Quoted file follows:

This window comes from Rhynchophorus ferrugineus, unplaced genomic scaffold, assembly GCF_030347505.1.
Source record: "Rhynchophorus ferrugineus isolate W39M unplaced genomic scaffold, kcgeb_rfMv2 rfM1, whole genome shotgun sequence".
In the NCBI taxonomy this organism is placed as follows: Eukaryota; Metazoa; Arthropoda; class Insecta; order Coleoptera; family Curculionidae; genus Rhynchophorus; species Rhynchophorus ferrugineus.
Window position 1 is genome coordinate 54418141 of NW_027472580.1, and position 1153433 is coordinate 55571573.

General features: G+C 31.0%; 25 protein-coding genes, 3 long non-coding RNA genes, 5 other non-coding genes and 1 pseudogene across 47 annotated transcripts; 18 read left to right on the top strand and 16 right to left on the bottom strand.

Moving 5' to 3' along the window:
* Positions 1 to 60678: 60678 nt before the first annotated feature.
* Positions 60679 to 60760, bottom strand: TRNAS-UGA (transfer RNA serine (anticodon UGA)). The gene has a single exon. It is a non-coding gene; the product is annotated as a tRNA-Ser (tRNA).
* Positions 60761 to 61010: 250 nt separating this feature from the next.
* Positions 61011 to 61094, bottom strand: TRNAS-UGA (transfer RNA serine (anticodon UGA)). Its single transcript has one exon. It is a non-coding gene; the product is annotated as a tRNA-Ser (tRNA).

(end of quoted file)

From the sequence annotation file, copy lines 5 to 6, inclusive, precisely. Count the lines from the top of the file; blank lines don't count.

General features: G+C 31.0%; 25 protein-coding genes, 3 long non-coding RNA genes, 5 other non-coding genes and 1 pseudogene across 47 annotated transcripts; 18 read left to right on the top strand and 16 right to left on the bottom strand.

Moving 5' to 3' along the window: